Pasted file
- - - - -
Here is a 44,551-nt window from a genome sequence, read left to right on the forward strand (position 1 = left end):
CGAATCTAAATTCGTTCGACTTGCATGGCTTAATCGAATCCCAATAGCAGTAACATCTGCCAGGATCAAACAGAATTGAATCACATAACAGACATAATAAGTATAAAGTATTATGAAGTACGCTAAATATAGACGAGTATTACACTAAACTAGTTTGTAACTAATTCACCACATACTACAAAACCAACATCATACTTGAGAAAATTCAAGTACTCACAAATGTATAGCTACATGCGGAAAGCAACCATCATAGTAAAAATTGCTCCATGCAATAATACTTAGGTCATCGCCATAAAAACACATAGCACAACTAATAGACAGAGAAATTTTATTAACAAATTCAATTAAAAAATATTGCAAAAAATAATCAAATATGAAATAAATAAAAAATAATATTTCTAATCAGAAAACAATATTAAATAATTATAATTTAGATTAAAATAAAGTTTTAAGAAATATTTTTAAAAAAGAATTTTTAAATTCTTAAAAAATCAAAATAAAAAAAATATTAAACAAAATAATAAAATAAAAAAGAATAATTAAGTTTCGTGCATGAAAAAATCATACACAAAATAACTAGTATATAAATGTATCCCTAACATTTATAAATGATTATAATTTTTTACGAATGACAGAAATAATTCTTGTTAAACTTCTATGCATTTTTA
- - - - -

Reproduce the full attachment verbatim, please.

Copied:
Here is a 44,551-nt window from a genome sequence, read left to right on the forward strand (position 1 = left end):
CGAATCTAAATTCGTTCGACTTGCATGGCTTAATCGAATCCCAATAGCAGTAACATCTGCCAGGATCAAACAGAATTGAATCACATAACAGACATAATAAGTATAAAGTATTATGAAGTACGCTAAATATAGACGAGTATTACACTAAACTAGTTTGTAACTAATTCACCACATACTACAAAACCAACATCATACTTGAGAAAATTCAAGTACTCACAAATGTATAGCTACATGCGGAAAGCAACCATCATAGTAAAAATTGCTCCATGCAATAATACTTAGGTCATCGCCATAAAAACACATAGCACAACTAATAGACAGAGAAATTTTATTAACAAATTCAATTAAAAAATATTGCAAAAAATAATCAAATATGAAATAAATAAAAAATAATATTTCTAATCAGAAAACAATATTAAATAATTATAATTTAGATTAAAATAAAGTTTTAAGAAATATTTTTAAAAAAGAATTTTTAAATTCTTAAAAAATCAAAATAAAAAAAATATTAAACAAAATAATAAAATAAAAAAGAATAATTAAGTTTCGTGCATGAAAAAATCATACACAAAATAACTAGTATATAAATGTATCCCTAACATTTATAAATGATTATAATTTTTTACGAATGACAGAAATAATTCTTGTTAAACTTCTATGCATTTTTA